aknowledgeableperson wrote:How long do you expect most owners to sit on a building that is producing little to no income and at the same time you have to pay for taxes on the building plus utilities, insurance, maintenance, and so on? At the same time there are other nearby properties nearby in the same shape. In other words it is a money losing piece of property with no end in sight. I do have an option. I can demolish the building, pave the land, and open a parking lot and now the money losing piece of property is now producing a profit for me.
Point is, value isn't absolute. And you're assuming a lot of things in that statement. Not all surface parking is an expression of market forces because the risk is to a property owner is nil if you overestimate parking demand and only make a fraction of what you expected. Unless you really did something dumb, you'll eventually make money on the parking lots.
aknowledgeableperson wrote:So, yes, the building has less value than a parking lot. If the demand returns for that lot to be used as a building site I or someone else I sell the property to can build to meet that demand, probably in less time, and maybe cost, than it would take to rehab the older structure.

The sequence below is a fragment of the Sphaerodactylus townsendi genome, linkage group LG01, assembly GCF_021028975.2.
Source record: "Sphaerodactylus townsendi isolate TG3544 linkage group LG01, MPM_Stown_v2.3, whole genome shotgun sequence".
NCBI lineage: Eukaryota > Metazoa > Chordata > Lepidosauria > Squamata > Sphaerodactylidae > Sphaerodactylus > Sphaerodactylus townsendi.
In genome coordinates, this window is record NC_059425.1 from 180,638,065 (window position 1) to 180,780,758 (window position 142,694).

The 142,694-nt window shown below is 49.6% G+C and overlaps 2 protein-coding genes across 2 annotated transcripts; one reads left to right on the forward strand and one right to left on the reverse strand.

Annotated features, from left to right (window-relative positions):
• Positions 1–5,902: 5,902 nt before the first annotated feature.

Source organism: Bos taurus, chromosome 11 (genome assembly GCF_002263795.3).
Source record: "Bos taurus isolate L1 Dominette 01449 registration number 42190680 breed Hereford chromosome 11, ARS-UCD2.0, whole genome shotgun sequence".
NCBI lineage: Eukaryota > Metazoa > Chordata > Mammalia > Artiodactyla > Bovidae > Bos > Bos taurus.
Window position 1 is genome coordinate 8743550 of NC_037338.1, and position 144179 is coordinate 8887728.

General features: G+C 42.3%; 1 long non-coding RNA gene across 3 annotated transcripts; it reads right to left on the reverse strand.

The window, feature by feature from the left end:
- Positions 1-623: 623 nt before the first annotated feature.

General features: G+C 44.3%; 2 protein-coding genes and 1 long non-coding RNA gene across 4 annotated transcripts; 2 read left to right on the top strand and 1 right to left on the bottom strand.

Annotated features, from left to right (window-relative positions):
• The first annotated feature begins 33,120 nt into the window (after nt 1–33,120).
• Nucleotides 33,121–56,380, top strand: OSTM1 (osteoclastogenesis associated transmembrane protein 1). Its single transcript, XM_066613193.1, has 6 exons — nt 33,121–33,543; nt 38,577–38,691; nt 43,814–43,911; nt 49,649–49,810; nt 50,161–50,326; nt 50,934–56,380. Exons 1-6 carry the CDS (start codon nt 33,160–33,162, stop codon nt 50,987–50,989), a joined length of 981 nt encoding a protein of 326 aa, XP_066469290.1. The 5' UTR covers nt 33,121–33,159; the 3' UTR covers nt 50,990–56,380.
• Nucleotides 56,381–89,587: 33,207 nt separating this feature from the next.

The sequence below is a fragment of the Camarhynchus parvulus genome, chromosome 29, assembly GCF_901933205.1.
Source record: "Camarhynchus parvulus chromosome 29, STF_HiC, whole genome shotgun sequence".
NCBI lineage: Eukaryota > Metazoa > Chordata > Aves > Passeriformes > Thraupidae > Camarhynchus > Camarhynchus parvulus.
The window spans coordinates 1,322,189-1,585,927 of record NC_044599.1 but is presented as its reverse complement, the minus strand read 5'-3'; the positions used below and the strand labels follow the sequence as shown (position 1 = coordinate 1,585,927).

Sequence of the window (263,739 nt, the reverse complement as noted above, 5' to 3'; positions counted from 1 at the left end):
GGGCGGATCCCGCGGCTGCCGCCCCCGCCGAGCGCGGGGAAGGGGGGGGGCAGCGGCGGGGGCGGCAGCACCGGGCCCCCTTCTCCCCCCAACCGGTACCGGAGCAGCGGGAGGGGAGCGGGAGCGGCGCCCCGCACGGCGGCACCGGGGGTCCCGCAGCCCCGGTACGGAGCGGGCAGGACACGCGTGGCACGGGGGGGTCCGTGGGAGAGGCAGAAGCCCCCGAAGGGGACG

Bullshit. New buildings take an enormous amount of time and capital. Old commercial buildings can offer an easy path back for a neighborhood because the cost to get a small business or whatever in there can be very low. No way that places like the Crossroads happen if someone had paved it over and we were sitting around waiting on the market to decide it's worthwhile to build there again.
IMO you're also overestimating the willingness of a surface lot owner to sell. If you owned a surface lot in a redeveloping neighborhood, would you sell the lot or rake in every dollar that you could, for as long as you could? I know what I'd do. It makes more sense to hold the lot for as long as possible, let scarcity drive the asking price up, and be one of the last properties to sell to a developer.
aknowledgeableperson wrote:Look at the surface lots around the baseball field. Doubtful those were there with the old Tiger Stadium, especially since the old stadium wasn't in the neighborhood of the new stadium.
Google Earth only goes back to 1999, but all of the parking around Comerica and Ford Field now is there then. The steel for Comerica is barely out of the ground. There's no Ford Field at all. It's not definitive because we can't get back to before stadium construction, but the lots already have stripes and worn paths in the drive aisles. They don't look new. What's striking is how little has changed in that area besides those two buildings.